It is self-evident that something exists. We know this simply from the fact that we are aware of something. Absolutely all of our knowledge entails this. When we speak of something that exists in general, we call that being. The two most fundamental questions in regards to being are what is it and why is it.
We know that something exists. To speak of that something in general, without speaking of the particular way that it exists, is to speak of being. Everything that exists is a being (thing) of some kind. But such talk is not very informative. Each thing is different from other things. We know that human beings are different from frogs, planets and atoms. Each of these things is different from each other. To specify how they are different so that we know what we are speaking about is to answer the question “what is it”.
But it is not obvious that any particular thing must exist. We all tend to believe that some things did not exist in the past, will not exist in the future or might not have existed in the present. We even see and remember such changes. So there must be a reason why things exist now. There must also be a reason why things change.
Let’ s begin by examining something simple. There is grass outside in the yard. The grass is the same kind of thing as the grass in my neighbor’ s yard. Yet it is also not the same kind of thing. If you closely examine the grass, you will notice that it has features that are similar to the grass in the neighbor’ s yard. Both grasses are green and both send shoots under the ground that split into new ‘ leaves’. Nonetheless, the grasses are in different locations and have some differences in their features.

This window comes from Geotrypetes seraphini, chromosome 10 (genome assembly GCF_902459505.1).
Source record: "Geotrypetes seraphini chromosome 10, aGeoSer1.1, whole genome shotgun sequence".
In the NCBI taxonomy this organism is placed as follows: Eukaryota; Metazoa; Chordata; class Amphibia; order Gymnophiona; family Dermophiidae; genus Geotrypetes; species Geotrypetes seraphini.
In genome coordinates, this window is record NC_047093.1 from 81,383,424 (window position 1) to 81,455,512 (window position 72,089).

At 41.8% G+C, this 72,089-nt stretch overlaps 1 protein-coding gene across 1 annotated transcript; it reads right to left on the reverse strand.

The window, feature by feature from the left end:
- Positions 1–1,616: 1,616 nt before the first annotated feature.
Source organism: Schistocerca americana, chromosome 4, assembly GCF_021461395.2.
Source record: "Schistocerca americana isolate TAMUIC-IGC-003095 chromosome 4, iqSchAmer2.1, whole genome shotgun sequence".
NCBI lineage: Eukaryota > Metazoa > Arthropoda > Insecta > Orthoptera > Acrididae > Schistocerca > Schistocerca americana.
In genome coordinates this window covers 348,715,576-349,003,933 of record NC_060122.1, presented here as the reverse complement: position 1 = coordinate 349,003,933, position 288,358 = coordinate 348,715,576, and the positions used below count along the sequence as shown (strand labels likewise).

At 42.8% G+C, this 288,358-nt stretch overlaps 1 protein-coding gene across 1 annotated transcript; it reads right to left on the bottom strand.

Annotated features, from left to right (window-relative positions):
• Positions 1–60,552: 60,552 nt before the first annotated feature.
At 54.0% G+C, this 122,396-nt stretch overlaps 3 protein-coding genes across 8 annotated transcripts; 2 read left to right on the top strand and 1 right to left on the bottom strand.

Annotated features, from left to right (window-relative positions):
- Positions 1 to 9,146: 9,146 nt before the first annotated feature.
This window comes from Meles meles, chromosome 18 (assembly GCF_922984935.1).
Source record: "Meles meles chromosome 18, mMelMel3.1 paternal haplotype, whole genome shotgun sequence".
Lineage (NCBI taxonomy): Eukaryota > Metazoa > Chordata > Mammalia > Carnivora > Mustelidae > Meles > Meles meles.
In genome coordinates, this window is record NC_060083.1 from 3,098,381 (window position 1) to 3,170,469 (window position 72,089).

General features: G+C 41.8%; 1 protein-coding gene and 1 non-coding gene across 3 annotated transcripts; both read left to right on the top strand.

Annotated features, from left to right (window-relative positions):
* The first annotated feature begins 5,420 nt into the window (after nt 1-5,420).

All of the above is self-evident. Nor is it limited to grass. Everything in the world is like this. We can point out one thing with a name and another thing with the same name. In some ways these names name the same thing. In other ways, these names mean different things. But this the same name cannot mean both the same thing and different things! So some solution must be found.
This is not a problem with linguistics. The problem is with what we are naming. Is all grass one thing or is it many things? That is the problem, and it is a problem for all things that can be named. So it includes not just grass, but also redness, planets, atoms and monkeys. Without some solution to this problem, there is no way to answer the question of ‘ what this is’ or ‘ why this is’ because we do not know whether ‘ this’ is one or many.
To clarify the problem: We call one thing “grass” and another thing “grass”. But grass is the same as grass. On the other hand, we say that this “grass” is different from that “grass”. But what are we calling “grass” anyway? Is it one thing or many things?
Next, I will discuss this problem further.